UAW Healthcare Trust Seeks $342 Million from Fiat for 3.3 Percent Stake in Chrysler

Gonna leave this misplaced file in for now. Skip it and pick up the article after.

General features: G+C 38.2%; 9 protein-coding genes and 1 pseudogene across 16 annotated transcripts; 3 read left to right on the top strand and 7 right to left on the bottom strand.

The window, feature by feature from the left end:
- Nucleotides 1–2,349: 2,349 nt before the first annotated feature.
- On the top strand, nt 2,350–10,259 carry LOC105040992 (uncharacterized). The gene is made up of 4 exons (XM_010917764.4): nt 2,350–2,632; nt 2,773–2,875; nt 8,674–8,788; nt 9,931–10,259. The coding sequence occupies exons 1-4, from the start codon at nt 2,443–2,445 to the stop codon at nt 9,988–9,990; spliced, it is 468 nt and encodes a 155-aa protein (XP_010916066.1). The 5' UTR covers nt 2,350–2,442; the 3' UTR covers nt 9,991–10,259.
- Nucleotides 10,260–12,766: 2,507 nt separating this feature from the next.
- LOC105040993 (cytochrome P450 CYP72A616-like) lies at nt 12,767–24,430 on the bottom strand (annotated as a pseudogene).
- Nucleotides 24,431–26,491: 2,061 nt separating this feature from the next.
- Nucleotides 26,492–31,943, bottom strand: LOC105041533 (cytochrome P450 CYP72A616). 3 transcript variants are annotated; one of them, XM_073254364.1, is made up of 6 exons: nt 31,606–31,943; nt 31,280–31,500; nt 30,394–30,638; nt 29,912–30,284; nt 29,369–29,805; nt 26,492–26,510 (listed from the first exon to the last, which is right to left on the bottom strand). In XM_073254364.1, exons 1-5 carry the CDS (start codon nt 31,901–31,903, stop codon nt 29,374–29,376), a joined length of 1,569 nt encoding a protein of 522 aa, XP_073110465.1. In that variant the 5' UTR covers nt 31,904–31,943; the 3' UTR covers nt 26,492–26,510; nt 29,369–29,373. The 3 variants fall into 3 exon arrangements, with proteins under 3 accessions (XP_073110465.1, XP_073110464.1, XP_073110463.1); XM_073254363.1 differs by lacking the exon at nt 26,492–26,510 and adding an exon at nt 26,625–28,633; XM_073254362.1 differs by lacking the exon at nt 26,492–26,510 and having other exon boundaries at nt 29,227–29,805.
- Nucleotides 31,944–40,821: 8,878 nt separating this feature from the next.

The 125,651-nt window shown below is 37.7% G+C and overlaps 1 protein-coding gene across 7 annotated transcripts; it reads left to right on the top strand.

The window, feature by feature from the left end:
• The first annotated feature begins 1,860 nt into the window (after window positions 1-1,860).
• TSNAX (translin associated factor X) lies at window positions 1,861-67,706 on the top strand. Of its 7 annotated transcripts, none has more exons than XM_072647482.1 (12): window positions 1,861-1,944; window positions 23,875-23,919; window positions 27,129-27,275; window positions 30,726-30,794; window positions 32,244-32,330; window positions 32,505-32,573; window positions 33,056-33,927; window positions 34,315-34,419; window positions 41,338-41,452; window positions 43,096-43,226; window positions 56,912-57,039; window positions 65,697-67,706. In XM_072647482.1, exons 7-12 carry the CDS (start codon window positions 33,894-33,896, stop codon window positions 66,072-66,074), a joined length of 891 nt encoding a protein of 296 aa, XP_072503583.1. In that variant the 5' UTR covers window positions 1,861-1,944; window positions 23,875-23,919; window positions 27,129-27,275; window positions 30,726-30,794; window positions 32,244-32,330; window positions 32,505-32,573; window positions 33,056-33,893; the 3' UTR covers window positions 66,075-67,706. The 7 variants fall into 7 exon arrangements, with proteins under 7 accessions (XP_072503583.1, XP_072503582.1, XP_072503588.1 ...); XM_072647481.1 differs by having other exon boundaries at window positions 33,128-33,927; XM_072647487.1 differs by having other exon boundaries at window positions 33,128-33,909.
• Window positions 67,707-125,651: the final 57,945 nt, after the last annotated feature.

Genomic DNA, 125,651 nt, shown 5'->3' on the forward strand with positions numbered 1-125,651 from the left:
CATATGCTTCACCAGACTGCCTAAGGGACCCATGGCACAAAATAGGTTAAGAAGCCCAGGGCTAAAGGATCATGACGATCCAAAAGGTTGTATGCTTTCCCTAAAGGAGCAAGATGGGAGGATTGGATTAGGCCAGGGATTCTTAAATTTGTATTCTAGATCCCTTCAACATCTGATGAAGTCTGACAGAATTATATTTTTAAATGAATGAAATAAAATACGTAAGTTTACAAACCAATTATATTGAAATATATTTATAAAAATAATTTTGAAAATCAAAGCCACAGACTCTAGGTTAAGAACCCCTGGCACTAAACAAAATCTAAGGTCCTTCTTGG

If Fiat wants a 3.3 percent stake in Chrysler currently held by the UAW's healthcare trust, it's going to have to pony up some serious cash, again. Fiat's initial offering of $139.7 million is "substantially below fair market value," according to documents filed in a Delaware court and obtained by Automotive News. Now, the UAW trust is seeking Fiat to pay $342 million, or one and a half times more than the original bid, as claimed in a countersuit filed Monday. The countersuit comes almost two months after Fiat presented the trust with a suit for failing to sell its shares in Chrysler. "Sale of the called shares at the price calculated by Fiat would constitute a transaction prohibited by applicable federal law," the UAW Retiree Medical Benefits Trust said as obtained by Automotive News. The initial offering from Fiat was calculated with a formula that values Fiat and Chrysler at the time each automaker were joined together in 2009. The issue at hand now is that Marchionne would like to buy the trust's 41.5 percent stake in Chrysler. Acquiring that remaining stake would give Fiat full control of Chrysler and then allow the automakers to merge the remainder of the operations. Currently, Fiat owns a controlling stake in Chrysler. The additional stake would raise Fiat's claim in Chrysler from 58.5 percent to as high as 75 percent. If Fiat can acquire the entire company, it can reorganize debt and streamline Chrysler's profits to help bail out the water that Fiat is currently taking on in Europe.The UAW Health Trust proclaimed that its purpose is to maximize its stake in Chrysler so it can cover rising health costs for current employees and retirement benefits for those no longer working. The trust, known fully as voluntary employees beneficiary association, or VEBA, originated in 2007 when Ford, General Motors, and Chrysler were no longer required to foot the medical bills and other benefits to those who retired while under contract with the UAW. When GM and Chrysler went through government-structured bankruptcies, VEBA stepped in and bought up stakes of each company instead of receiving the cash it was intended to receive from the automakers. Fiat agreed, as part of the bankruptcy deal, to purchase pieces of the UAW Health Trust stake, which overseas benefits for 824,000 retires from the Big Three. This countersuit is the latest speed bump between the UAW Health Trust and Fiat CEO Sergio Marchionne. As the boss of both Fiat and Chrysler, Marchionne has been no stranger to this tiff with the UAW Health Trust. Marchionne and the trust are debating over Chrysler's value as it stands alone or if it should be looked at as a subsidiary of Fiat. When the Italian automaker took control of Chrysler back in 2009, it was the stronger of the two but now those roles have reversed. Chrysler has enjoyed a comeback while Fiat has struggled along with the European economy. At the end of the third quarter, Fiat had 20 billion euros (just over $25 billion) available, down from 22.7 billion euros ($28.8 billion) at the end of the second quarter. Fiat turned in a third-quarter trading profit of $164 million while Chrysler handed in a trading profit of $706 million. Fiat is claiming that a clerical error in the agreement upon Chrysler's value to Fiat North America, while it was actually meant to be Fiat S.p.A. The UAW trust isn't buying it, however. A case management hearing is expected to be set up in a Delaware court so the next direction can be calculated. All parties involved have agreed to have the suit heard in front of a judge but without a jury present. The case is being heard in Delaware's Court of Chancery, which is known for its speedy process, and a variety of things could happen. Judges can use their discretion to simply impose penalties, postpone a deadline, or can take a harsher route and demand payment. Fiat is currently losing money and being forced to pay the trust isn't the most favorable of outcomes. "We hope the legal proceedings will conclude by the end of the year," Fiat CFO Robert Palmer said to Automotive News. Even with the current legal proceedings that are ongoing, Marchionne and Fiat plan to continue increase ownership in Chrysler every six months. Marchionne has made it known that he wants to merge Chrysler and Fiat by 2015. Chrysler can sell 3.3 percent to Fiat every six months all the way up through the first half of 2016 or until it hits the 16.58 percent cap, the most allowed under this type of acquisition. Source: Automotive News (subscription required)
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